Top three books on workplace communication

1. Connecting With People – Two Crucial Skills by Philip Gould:

This is a brilliantly comprehensive look at the twin skills of assertiveness and empathy, specifically for the workplace, written by the head of Gould Training

It is available only as an ebook from Bookboon – you can get it for free if you sign up for their premium subscription, which comes with a 30-day free trial, then cancel the subscription before the free trial ends.  (they have quite a lot of interesting material – you could download a lot in a month!)

If you search the internet, you’ll find lots of material on assertiveness and empathy. I suggest you are wary, though, of the many articles which describe them as opposites – to me, that represents a misunderstanding of what assertiveness truly is: an honest, respectful approach that incorporates empathy for others.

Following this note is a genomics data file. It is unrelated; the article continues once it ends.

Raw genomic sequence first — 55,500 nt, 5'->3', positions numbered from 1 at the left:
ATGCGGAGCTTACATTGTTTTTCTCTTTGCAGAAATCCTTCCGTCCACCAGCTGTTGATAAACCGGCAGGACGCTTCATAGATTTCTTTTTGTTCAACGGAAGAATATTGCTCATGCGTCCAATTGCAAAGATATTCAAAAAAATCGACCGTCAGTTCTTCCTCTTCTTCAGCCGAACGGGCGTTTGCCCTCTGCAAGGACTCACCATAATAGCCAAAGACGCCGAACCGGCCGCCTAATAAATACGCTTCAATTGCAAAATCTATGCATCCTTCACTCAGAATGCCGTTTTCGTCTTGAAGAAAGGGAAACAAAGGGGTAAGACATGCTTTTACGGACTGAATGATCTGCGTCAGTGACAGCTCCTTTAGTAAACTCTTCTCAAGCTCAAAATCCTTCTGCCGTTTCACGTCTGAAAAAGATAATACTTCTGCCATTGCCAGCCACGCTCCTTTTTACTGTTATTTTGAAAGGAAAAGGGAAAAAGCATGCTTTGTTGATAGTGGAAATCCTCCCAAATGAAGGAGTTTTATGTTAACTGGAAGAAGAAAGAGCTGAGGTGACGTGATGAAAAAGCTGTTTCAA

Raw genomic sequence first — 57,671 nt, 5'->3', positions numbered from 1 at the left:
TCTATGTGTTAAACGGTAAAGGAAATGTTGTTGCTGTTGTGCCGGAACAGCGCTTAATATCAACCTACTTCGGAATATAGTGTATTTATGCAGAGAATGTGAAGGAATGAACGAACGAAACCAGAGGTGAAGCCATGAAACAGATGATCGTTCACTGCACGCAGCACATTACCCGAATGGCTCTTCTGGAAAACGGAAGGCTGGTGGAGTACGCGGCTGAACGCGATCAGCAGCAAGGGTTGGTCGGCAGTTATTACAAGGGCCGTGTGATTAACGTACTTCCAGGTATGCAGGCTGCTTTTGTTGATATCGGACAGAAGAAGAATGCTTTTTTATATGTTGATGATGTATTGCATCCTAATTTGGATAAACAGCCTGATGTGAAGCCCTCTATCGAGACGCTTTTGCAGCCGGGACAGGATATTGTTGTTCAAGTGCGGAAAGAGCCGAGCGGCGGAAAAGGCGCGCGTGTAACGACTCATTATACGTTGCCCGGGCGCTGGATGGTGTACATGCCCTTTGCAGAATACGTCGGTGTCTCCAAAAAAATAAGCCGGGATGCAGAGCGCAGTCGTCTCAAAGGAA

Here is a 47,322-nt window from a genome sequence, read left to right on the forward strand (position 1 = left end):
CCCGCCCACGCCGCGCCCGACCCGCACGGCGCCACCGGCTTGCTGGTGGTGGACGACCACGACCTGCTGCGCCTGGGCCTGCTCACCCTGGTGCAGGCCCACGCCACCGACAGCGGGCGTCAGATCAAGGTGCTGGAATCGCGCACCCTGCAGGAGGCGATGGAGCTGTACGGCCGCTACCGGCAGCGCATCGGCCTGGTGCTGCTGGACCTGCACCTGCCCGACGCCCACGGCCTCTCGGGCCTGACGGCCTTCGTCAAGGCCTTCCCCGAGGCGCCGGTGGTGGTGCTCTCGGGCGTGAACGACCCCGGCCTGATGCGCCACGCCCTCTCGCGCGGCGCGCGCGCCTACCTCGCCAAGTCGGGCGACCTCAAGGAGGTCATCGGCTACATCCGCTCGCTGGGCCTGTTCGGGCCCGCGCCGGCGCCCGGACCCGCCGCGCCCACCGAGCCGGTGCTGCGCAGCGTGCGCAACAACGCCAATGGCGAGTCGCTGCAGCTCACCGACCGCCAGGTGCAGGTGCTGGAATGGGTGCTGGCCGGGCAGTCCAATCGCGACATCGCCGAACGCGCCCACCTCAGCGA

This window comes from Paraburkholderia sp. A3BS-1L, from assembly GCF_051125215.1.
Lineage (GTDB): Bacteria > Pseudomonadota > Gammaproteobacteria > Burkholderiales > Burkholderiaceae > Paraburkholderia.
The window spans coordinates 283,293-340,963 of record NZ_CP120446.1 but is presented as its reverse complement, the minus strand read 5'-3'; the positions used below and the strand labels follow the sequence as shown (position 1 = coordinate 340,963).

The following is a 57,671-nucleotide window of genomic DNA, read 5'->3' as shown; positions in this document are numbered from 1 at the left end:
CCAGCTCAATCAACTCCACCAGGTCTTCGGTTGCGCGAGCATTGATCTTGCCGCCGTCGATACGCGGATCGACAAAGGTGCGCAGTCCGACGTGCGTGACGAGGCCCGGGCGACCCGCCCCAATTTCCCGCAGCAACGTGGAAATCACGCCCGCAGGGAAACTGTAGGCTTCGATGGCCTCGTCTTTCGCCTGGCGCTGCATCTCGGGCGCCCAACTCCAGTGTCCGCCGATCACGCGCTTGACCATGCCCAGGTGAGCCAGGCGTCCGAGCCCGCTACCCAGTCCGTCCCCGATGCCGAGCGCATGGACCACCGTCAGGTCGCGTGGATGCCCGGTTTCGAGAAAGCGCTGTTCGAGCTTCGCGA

2.  Crucial Conversations by Patterson/Grenny/McMillan/Switzler

From the VitalSmarts team, this book looks at how to address both content and relationship aspects of a conversation, with a focus on the workplace. Older editons are available very cheaply on Amazon.  The follow-up book, Crucial Confrontations, covers much of the same ground, but deals with more problematic behaviour and looks at motivation in more depth.

The VitalSmarts website is mainly aimed at marketing their services, but this is interesting: Law of the Hog.

3. Difficult Conversations by Stone/Patton/Heen

A classic from the Harvard Negotiation Project (I love all their stuff!). Not focused solely on the workplace, this is particularly valuable for its “three conversations” model of what is going on when people disagree.  They offer some usefully memorable phrases, such as turning a “battle of messages” into a “learning conversation” by telling “the third story” (i.e. framing the problem neutrally: “we have different standards of tidiness” rather than “you are so untidy”)

One day, I hope to attend their one-week negotiation course. Just so I can say I’ve studied at Harvard. (And because it’s brilliant)


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